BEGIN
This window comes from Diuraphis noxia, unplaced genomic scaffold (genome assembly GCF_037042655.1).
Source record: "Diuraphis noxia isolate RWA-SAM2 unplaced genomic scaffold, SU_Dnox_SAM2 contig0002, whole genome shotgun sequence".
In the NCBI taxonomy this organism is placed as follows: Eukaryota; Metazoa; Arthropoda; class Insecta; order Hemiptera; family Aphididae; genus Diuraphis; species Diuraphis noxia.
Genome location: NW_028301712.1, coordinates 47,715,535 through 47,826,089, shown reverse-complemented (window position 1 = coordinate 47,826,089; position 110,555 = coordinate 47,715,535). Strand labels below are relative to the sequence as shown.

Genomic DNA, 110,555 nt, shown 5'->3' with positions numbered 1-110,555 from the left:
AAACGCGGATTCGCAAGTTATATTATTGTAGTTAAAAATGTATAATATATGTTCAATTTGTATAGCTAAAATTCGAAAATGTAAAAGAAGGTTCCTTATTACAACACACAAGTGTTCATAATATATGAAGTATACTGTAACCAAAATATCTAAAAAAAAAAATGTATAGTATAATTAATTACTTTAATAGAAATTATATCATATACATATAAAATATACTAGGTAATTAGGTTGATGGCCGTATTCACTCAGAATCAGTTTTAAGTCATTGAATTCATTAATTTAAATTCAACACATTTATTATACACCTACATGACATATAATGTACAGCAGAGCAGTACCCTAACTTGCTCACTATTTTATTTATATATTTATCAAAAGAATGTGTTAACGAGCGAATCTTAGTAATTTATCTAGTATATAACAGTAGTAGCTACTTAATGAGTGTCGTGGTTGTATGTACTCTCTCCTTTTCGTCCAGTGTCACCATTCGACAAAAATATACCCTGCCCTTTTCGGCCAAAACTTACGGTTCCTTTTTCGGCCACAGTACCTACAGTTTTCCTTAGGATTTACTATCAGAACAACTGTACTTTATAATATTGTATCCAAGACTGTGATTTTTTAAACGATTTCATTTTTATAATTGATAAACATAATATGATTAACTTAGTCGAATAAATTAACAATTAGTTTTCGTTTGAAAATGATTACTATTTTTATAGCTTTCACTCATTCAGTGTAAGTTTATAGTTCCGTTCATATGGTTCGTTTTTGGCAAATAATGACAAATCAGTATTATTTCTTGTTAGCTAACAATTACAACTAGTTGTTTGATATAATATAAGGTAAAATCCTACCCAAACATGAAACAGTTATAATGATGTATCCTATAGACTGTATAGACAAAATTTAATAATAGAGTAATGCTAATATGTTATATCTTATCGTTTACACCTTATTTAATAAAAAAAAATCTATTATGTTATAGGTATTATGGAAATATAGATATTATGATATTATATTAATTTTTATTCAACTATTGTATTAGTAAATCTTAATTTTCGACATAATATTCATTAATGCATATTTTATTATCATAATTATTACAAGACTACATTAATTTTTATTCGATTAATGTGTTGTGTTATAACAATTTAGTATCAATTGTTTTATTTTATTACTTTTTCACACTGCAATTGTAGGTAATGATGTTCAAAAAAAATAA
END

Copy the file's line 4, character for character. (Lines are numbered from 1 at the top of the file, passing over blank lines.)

Genome location: NW_028301712.1, coordinates 47,715,535 through 47,826,089, shown reverse-complemented (window position 1 = coordinate 47,826,089; position 110,555 = coordinate 47,715,535). Strand labels below are relative to the sequence as shown.